What is "Doom Eager"?

Lorrie Moore, from "Better and Sicker"
"Martha Graham speaks of the Icelandic term "doom eager" to denote that ordeal of isolation, restlessness, caughtness and artistic experiences when he or she is sick with an idea. When a writer is doom eager, the writing won't be sludge on the page; it will give readers -- and the writer, of course, is the very first reader -- an experience they've never had before, or perhaps a little and at last the words for an experience they have."

Sunday, October 31, 2010

Art is ...

"Art is a shutting in in order to shut out. Art is a ritualistic binding of the perpetual motion machine that is nature. ... Art is spellbinding. Art fixes the audience in its seat, stops the feet before a painting, fixes a book in the hand. Contemplation is a magic act." - Camille Paglia

Finish this sentence. Art is . . .

Wednesday, October 27, 2010

Norman Mailer on the purpose of art

"I feel that the final purpose of art is to intensify -- even, if necessary, to exacerbate -- the moral consciousness of people. In particular, I think the novel at its best is the most moral of the art forms. You are exploring the interstices of human behavior -- which is the first approach to religious experience for many of us, especially since the organized religions don't begin to offer sufficient account of the terrible complexities of moral experience and its dark sibling, moral ambiguity. The wisest rule of thumb for the would-be moralist is: There are no answers. There are only questions." - Norman Mailer, from "The Spooky Art: Thoughts on Writing"

Is it necessary in the novel to answer questions of morality? I think of the novels I've loved most, and they all seem to have in common a lack of moral certainty. Two that come to mind are Toni Morrison's Beloved and Hemingway's The Sun Also Rises. Both of these novels seem to me to run deep with moral ambiguity.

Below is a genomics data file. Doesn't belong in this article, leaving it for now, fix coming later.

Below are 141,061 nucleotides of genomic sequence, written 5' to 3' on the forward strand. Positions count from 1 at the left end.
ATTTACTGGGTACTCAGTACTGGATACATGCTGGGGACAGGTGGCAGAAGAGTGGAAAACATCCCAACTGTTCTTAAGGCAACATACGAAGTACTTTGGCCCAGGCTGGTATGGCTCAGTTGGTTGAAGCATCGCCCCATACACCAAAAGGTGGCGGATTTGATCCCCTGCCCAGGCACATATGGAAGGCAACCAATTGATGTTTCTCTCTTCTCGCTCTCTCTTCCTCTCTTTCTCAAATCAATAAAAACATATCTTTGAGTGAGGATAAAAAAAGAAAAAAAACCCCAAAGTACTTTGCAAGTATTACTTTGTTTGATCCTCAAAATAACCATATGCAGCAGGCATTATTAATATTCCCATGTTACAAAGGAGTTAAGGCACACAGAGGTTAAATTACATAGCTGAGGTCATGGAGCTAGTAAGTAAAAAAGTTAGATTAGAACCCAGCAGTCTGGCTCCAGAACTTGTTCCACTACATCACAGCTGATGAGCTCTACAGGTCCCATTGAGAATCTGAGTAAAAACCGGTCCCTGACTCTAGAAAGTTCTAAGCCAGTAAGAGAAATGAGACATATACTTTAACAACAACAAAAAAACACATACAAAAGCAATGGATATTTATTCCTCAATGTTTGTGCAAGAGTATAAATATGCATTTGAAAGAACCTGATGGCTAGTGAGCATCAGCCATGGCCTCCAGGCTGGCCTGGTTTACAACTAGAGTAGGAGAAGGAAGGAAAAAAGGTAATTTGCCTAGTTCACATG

Novels that resonate in me are about choice and uncertainty. Doing the wrong thing for the right reason (or vice versa) - or not knowing what action is the most right or the worse wrong - is what keeps me up at night, gnaws at my soul, provides the most compelling conflict. For me, the final purpose of art is about presenting choices and helping us experience the aftermath of those choices, so that we may choose wisely for ourselves.

Friday, October 22, 2010

thought for the day: driven to distraction

A technique that distracts the reader is never a good idea. The means by which one tells the story should not call attention to itself, yanking the reader out of the narrative world one has taken great pains to create. Distracting technique is a violation of the promise one makes with the reader: I will transport you to another existence, where a meaningful journey awaits. How rude to remind the reader he does not actually exist in that world.

Wednesday, October 20, 2010

keeping your tone when writing a novel

This is only my second post this month. Going through my marriage separation and my mother's unexpected illness has left me drained and numb. Today I found comfort in these words by Norman Mailer on stamina and writing a novel: